What is mandala?

What is mandala?

The term mandala describes a basic pattern of geometric shapes contained within a circle that has immense spiritual potency as a representation of the metaphysical cosmos. This sounds very complex, and it is, so many different kinds of mandalas deal with different sets of symbolism. Here are a few of the basic symbolic elements that define many mandalas.

        First, we need to look at the mandala as a cosmic map. The entire shape represents the cosmos- all of it. That which is seen, that which is not, everything is within the mandala. This illustrates the first symbolic use of the mandala as a representation of wholeness and unity. The mandala is foremost an indicator that all things are connected, elements of patterns within the same cosmic reality. That's an important concept in many Indian religions that see things like time as immaterial and seek to explain cycles of existence.

        Secondly, the mandala represents a spiritual journey within the individual viewer. Understanding the unity of the cosmos is the first step, but each person must find their own place within it. This journey is represented through the layers of the mandala, with each layer indicating a quality that must be mastered, like humility or devotion. In many Hindu traditions, the center of the mandala is seen as the home of a deity who can help the individual and is accessible through rituals and meditation following the levels of the mandala.

How to draw mandalas?

     Draw a circle on a piece of paper using a compass or drawing around a round object such as a small plate or a mug. Find the centre of the mandala and draw a horizontal and vertical line through the center. You can keep slicing the circle into pies depending on how many points you want to add to the mandala.


        Once you have divided the circle into 8 parts in this case (but you can slice the circle into more parts for more detailed designs) you draw a smaller center circle and more circles outside of it which does not necessarily need to be circular. They can be straight lines joining together with equal distance from the centre. You can add as many inner circles as you like depending on the design you choose to draw. Within each different layer or circle you can also add other shapes such as petals, squares, hearts or whatever shape comes into your mind.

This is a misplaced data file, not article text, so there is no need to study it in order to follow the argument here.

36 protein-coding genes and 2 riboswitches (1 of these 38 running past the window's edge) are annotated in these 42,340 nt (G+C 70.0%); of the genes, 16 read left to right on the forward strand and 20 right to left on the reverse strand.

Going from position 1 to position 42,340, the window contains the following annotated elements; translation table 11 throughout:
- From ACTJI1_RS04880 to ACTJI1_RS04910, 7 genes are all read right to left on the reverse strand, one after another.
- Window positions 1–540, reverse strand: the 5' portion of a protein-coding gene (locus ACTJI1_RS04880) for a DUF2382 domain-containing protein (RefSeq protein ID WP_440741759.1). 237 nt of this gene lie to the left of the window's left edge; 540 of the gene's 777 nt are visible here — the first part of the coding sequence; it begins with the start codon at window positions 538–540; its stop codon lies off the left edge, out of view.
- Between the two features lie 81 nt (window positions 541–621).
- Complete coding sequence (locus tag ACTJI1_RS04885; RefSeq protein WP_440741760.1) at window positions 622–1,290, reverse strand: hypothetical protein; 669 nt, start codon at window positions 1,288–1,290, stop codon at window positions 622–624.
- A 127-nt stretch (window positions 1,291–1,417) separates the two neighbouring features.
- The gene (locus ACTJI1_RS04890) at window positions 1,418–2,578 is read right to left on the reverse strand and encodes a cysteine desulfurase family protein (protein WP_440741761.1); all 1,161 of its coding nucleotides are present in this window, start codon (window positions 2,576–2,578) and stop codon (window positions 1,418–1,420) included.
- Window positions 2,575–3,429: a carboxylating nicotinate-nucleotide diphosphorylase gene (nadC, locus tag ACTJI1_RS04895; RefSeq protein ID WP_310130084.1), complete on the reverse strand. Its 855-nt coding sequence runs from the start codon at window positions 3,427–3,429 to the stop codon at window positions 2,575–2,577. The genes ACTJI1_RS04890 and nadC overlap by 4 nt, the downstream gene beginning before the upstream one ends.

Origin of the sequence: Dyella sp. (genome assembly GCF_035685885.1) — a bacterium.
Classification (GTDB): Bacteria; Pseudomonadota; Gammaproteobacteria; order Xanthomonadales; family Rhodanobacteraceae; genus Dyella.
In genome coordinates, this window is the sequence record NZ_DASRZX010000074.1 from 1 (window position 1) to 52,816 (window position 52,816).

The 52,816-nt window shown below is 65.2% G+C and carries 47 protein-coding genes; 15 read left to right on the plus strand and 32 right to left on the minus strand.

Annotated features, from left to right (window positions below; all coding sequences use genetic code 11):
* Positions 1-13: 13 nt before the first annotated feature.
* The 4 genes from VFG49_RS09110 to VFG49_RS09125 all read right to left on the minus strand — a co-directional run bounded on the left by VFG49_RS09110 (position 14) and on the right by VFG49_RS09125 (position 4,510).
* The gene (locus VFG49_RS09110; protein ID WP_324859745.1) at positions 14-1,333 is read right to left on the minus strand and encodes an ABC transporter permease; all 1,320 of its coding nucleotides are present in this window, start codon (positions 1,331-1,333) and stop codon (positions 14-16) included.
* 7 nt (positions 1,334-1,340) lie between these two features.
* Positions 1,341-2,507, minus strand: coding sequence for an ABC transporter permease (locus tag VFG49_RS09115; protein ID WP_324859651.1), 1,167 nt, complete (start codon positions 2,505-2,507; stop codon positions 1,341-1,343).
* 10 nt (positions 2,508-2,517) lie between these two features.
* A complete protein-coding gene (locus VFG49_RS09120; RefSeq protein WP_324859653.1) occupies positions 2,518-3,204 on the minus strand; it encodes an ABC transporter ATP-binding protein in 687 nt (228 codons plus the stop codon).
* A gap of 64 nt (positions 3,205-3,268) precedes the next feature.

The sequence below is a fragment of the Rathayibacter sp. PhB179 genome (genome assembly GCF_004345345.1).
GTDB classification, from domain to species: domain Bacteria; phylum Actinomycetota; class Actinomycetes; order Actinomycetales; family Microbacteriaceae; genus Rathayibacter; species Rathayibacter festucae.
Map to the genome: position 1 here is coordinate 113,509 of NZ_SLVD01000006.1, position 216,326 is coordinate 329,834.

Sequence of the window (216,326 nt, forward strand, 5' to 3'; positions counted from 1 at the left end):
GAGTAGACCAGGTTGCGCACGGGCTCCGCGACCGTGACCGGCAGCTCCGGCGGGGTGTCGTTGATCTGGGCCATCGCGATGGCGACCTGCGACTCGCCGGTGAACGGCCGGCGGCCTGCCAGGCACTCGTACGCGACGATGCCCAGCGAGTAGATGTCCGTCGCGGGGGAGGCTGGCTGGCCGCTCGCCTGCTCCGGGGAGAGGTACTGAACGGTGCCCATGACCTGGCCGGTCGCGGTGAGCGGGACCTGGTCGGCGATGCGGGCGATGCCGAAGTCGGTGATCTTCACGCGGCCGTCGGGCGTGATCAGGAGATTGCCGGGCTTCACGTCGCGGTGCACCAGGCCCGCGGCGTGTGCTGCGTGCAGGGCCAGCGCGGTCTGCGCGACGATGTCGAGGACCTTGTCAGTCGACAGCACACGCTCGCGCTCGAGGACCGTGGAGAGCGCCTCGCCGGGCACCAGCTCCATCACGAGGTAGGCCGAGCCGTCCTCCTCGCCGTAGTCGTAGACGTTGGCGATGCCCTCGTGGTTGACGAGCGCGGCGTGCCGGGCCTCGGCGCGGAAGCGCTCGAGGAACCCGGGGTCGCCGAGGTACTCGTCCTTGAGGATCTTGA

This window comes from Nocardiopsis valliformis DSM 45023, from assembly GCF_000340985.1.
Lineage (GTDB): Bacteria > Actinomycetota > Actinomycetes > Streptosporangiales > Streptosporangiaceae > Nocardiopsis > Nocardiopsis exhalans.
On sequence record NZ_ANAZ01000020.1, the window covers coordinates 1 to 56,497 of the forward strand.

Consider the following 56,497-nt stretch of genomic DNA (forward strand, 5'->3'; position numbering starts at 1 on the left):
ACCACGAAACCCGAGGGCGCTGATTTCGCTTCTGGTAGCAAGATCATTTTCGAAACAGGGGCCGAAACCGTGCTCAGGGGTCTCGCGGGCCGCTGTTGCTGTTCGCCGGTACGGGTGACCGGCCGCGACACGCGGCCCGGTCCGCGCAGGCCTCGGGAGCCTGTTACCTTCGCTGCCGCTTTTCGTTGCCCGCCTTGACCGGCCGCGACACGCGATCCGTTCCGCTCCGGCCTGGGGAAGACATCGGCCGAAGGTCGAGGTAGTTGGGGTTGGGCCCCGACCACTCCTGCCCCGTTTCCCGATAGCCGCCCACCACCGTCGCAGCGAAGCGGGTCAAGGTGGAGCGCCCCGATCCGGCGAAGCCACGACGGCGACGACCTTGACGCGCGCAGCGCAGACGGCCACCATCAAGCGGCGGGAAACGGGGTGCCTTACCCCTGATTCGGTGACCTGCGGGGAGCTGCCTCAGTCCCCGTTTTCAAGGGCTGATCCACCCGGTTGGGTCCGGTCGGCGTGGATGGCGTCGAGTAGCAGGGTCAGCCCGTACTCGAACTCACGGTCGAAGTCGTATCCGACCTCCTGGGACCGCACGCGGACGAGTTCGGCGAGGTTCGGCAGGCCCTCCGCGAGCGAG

Continue drawing motifs in bigger and bigger circles as you work towards the outside circle of the mandala. You can use different shapes such as flowers, geometric shapes, spirals, smaller circles, triangles, birds and so on. The shapes should be repeated though to keep it consistent as you introduces new shapes and lines to each part of the mandala. Introducing more lines and shapes within the mandala becomes more important at the outer circles of the mandala as there is more space to fill. Below to the left is a completed mandala where you can see it was divided into 8 equal parts initially with an inner smaller circle. The design that grew from the center on the left mandala was based on petals and line patterns going through certain parts of the mandala. Notice on the right hand mandala smaller circles have been used as main shapes for the design. The circles and lines that you started off with can later be erased if you choose to add different shapes - but they are useful as a guide when you start drawing the mandala.

            The colouring of the mandalas is used as a healing tool and is associated with reducing stress and anxiety as well as combating depression whilst improving the immune system among other things. It also allows you express your creative side which often we are not able to do in our daily lives and stresses. 

             Integrate the Mandela pattern with the hooded sweater, and get a very fashionable and sufficient relaxation for your body and mind.
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